I recently attended a professional, well-staged sales conference with the theme of "Sales 2.0". The 2.0 in the title referred to the impact that technology was having on the way we sell in today’s economy.
The conference was well attended and featured engaging presentations by cutting edge providers of sales automation programs and sales enablement gurus . From the perspective of some of the presenters you could come away thinking that the sales teams working with the coolest CRM associated with the most applications would be the clear winner in the quest for sales growth in 2015 and beyond.
When prestigious well known research firms such as Gartner Inc. and Meta Group, Inc. state that historically anywhere from 50% to 80% of CRM installations fail you have to wonder, where is the disconnect? What am I missing?
Mark Twain once said “there are three kinds of lies, damn lies, outrageous lies, and statistics”. You should take the negative CRM statistics with a grain of salt because I truly believe CRM is an invaluable tool and there is no question that knowledge is power in sales the same as it is anywhere else.
That being said I don’t believe that the sales force that wins the most is automatically the sales force that is the most technology enabled.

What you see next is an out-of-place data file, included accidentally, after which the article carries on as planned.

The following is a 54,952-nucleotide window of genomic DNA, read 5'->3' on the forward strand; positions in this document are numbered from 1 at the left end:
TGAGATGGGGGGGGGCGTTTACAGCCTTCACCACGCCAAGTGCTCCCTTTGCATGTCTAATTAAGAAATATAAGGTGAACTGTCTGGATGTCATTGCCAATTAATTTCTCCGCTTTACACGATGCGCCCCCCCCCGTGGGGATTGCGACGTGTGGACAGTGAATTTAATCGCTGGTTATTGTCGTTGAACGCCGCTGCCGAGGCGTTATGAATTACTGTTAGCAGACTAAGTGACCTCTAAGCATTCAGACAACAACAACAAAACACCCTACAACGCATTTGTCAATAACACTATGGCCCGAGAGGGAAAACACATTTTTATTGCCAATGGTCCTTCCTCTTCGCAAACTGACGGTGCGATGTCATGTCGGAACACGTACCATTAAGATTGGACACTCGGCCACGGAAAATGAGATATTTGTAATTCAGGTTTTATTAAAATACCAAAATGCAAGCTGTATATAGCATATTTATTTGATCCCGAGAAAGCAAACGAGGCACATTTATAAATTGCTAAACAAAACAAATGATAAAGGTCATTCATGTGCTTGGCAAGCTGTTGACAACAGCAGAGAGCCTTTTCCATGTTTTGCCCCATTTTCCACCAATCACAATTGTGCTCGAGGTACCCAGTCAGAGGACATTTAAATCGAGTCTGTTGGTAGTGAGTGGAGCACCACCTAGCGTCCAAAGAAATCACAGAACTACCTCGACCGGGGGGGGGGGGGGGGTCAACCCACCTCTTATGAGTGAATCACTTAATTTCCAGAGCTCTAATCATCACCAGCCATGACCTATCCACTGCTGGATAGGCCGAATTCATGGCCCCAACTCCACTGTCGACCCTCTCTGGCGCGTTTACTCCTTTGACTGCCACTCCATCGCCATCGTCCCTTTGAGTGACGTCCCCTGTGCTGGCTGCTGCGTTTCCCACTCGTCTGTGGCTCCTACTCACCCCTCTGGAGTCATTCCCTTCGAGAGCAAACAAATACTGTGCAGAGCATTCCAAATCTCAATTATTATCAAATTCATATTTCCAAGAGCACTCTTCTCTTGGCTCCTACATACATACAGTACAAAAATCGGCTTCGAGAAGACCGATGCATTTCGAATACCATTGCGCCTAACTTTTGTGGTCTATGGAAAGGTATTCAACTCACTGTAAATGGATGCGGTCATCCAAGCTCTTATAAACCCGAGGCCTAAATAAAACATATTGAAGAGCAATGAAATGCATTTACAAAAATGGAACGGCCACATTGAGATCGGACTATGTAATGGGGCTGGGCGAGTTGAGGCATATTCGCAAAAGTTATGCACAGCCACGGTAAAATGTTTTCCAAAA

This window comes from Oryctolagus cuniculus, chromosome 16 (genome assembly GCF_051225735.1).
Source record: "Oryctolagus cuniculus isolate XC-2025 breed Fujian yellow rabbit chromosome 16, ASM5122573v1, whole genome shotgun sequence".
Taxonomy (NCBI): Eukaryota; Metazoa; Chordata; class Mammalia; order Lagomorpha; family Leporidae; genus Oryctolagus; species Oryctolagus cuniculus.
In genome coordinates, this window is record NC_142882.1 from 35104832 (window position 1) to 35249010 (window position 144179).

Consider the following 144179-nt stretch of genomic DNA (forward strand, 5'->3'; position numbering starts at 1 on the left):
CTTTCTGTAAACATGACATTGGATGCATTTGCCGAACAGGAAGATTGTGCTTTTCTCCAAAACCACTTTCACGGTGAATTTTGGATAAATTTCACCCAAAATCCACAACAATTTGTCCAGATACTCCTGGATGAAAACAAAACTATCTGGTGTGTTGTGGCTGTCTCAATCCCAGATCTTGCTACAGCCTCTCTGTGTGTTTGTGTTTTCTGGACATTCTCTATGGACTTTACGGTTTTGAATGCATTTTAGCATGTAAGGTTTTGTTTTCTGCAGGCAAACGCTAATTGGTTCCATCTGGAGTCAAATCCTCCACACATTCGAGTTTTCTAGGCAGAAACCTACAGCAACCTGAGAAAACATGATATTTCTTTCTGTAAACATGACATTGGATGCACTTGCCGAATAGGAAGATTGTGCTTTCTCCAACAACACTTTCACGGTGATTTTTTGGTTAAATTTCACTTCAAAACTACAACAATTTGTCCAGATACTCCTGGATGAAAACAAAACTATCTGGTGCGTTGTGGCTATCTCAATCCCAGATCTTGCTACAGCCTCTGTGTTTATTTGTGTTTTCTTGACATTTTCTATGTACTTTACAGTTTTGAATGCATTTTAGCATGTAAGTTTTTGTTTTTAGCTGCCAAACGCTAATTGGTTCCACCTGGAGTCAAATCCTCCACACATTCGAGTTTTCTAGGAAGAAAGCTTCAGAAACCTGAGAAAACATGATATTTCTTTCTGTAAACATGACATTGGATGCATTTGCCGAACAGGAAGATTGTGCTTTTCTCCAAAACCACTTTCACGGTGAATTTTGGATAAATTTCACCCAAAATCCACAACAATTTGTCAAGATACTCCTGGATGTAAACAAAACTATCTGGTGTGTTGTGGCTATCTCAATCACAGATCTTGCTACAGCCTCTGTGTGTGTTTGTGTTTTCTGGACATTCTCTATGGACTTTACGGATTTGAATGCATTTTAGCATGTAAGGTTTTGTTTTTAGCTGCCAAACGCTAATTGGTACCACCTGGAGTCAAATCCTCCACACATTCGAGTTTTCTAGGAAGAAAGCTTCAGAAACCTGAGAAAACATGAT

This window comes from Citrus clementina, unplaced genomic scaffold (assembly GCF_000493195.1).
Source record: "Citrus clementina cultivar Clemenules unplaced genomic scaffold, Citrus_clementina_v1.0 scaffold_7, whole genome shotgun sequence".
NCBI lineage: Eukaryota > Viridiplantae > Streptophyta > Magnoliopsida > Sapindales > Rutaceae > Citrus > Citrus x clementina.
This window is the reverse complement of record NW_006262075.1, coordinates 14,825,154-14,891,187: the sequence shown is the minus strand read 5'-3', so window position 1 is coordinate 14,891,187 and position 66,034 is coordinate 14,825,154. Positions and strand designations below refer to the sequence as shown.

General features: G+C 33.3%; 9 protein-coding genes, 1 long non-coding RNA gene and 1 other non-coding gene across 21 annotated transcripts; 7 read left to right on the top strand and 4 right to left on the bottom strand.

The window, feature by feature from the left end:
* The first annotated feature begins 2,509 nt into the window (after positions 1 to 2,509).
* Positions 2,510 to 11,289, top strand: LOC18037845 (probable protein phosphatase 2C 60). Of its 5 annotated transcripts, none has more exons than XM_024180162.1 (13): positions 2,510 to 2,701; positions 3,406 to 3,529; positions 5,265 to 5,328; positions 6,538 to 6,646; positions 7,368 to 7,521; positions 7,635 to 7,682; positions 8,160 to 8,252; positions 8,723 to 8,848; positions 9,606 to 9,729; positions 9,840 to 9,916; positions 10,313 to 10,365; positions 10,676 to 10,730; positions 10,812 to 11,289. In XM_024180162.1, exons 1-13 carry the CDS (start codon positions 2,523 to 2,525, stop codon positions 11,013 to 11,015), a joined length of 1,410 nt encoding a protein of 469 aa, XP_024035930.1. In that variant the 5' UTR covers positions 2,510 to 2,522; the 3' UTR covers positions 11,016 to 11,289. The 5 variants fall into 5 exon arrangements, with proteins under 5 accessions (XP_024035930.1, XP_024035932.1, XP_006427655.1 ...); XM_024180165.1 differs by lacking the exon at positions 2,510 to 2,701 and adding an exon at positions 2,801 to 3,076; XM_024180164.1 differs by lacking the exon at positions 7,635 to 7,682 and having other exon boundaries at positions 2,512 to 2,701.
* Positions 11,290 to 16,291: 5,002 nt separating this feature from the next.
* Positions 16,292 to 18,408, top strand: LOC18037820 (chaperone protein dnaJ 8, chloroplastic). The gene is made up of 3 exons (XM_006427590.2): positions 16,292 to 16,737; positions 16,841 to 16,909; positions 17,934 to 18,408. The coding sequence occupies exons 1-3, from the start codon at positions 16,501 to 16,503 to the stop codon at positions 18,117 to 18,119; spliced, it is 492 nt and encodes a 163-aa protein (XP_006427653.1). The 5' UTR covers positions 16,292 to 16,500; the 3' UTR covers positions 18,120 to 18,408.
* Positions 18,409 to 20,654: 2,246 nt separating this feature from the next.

The sales force that wins will ALWAYS be the sales force that is the most accountable to the right behaviors required to deliver the desired results. CRM is unquestionably a powerful tool in that quest.
The selling profession is and always has been rooted in A) the ability to build solid business relationships, B) the ability to deeply understand customer needs, and C) a well developed process to present and close on solutions aligned with those needs. How we apply those 3 skills has certainly evolved and there is absolutely no doubt that the seller’s role has changed.
Success now requires a higher requisite level of general business capability in addition to sales skills but that doesn’t diminish the importance of A, B, and C, as listed above. One of the most popular sales books of the recent past is The Challenger Sale which presents a “new” model for the ultimate sales professional.
I truly enjoyed the book but at the end of the day “new” wasn’t really much more than the "A, B, C" described above, a willingness to push back on the customer, and the higher level of business skill I previously referenced.
By all means invest in a Cloud based CRM solution that is fully optimized with the latest applications for pipeline management, competitive intelligence, social media, etc. Don’t hesitate to give everyone who works for you a smart phone, tablet device, and the latest slim line laptop.
Sales 2.0 can definitely have a positive impact on your business just don’t forget to develop the fundamental sales skills of your team as well. At the end of the day the best and fastest data in the world doesn’t mean a thing until someone leverages it to gain new business.